Marketers often have the problem of not having enough money to fight global brands who have seemingly unlimited budgets. Fragmented media has made it difficult and risky to connect with our consumers using a restricted budget.
76% of purchase decisions are made at the point of sale. This statistic can be debated as it depends on the product category and channel, but for ease of reference let’s assume that the majority of final purchase decisions are made within the store.
If the product category is established and the shopper is committed to purchase from the category, all brands are competing on a level playing field in store. For instance, a woman goes into a store to buy a red Nail Polish, she will look at various brands for the right colour. Brand loyalty is low in this category as long as the product delivers on the basic requirements of wear, quality and price range. In essence she will buy any brand that offers the colour she is looking for.
This is where theatre, value deals and point of sale presence is key. Your product has to speak to the consumer and give them the key USP’s at a glance – don’t let them work too hard. In today’s competitive trading environment, retailers are welcoming proposals that offer a point of difference. My personal favourites are:
- Point of sale material
POS material is not limited to hardware, it is often the extra ordinary that attracts attention. Add animation such as a flashing light or a movement sensor which activates music, sound or visual elements once a customer is in front of the product.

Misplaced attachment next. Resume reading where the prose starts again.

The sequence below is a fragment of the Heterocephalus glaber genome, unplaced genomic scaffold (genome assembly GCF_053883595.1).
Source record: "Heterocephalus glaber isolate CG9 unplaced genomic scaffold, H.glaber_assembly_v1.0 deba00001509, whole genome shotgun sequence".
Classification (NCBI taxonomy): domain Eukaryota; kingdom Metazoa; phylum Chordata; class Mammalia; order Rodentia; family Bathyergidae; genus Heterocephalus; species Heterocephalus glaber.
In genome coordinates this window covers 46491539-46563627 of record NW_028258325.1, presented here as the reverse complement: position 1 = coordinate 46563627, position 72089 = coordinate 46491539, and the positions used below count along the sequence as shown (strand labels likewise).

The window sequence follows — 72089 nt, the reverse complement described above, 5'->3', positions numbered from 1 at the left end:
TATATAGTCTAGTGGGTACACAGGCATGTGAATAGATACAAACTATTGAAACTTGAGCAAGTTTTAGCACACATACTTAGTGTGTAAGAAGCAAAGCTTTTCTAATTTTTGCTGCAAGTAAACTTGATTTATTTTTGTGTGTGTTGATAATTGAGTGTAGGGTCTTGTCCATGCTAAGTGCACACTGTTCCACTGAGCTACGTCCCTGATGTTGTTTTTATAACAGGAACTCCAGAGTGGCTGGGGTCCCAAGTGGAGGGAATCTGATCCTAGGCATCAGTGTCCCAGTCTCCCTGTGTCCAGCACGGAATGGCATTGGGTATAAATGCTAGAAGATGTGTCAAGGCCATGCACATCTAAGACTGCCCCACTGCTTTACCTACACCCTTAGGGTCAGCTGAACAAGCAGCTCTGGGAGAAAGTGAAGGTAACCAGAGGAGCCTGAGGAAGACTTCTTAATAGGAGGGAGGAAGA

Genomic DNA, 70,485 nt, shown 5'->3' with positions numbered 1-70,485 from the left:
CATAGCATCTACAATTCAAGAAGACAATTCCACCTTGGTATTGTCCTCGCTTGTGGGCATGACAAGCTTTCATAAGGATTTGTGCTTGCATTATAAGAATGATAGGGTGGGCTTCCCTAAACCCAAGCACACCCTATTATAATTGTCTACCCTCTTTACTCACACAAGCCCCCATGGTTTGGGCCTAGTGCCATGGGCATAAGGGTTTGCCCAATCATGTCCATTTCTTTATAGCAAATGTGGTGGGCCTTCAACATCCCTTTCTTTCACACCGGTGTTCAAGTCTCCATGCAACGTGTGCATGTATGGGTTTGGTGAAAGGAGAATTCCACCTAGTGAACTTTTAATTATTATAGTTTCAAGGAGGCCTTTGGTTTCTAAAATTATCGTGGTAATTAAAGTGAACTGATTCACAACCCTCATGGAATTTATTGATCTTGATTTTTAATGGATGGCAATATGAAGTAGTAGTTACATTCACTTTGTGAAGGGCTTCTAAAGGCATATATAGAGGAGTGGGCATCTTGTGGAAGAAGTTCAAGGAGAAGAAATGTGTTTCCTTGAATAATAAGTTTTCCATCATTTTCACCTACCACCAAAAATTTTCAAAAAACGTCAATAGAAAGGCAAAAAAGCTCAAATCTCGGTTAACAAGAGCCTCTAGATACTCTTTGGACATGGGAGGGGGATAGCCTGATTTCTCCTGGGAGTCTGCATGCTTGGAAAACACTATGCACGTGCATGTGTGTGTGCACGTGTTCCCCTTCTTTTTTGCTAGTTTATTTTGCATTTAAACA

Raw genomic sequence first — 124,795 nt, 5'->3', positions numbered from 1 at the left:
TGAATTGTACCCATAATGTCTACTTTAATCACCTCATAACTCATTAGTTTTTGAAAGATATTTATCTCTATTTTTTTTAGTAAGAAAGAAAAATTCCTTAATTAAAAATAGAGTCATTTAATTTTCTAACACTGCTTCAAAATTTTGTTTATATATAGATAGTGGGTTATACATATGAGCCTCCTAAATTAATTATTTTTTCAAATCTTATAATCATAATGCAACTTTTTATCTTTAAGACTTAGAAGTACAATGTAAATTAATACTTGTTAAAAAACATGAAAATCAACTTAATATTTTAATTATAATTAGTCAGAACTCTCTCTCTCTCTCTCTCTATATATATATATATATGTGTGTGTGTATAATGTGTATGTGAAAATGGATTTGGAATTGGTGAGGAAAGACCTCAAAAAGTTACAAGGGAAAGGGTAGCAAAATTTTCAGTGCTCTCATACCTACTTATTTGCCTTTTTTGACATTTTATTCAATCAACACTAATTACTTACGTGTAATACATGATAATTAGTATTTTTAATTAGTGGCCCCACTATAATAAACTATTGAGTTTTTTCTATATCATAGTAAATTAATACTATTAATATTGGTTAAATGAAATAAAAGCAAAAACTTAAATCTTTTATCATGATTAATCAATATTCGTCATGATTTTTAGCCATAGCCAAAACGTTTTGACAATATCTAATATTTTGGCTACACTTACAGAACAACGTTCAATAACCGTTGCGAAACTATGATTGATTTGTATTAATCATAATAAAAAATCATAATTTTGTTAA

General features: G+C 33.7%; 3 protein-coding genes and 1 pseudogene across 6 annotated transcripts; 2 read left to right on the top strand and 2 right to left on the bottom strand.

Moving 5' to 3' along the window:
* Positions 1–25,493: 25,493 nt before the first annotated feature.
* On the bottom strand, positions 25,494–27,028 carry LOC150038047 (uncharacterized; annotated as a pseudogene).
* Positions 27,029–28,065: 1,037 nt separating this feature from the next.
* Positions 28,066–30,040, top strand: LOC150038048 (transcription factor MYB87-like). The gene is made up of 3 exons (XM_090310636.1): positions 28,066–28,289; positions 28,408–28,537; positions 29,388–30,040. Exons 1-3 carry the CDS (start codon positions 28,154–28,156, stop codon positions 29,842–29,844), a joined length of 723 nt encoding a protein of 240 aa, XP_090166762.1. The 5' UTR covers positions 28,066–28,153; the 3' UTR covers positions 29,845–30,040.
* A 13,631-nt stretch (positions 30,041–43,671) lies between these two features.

- Well trained promoters
Credibility and honesty is key. Promoters or in store sales consultants should not only know the brand they are selling, they also need to understand the competitor brands in order to give an honest evaluation and advice. A Consumer is more likely to return to a sales consultant and brand that was credible and addressed their specific needs.
- In-store theatre
People are curious by nature. Anything out of the ordinary will peak their interest. Having a promoter or sales consultant wearing something to grab the imagination of the customer such as a hat (Mad Hatters over Easter or a Santa Hat at Christmas). Pop a balloon to win a mystery discount or prize. One can go as far as to host a mini game (such as Foozball, etc.) that will attract spectators to the area.
Attention grabbing POS, promoters and in store theatre should be implemented at strategic times and not as a permanent feature otherwise it gets lost and becomes part of the white noise in store.
There is definite value in the “big spenders” driving feet to the category in store and this becomes an opportunity for the smaller (and often better) players to capture the market and convert this to a sale.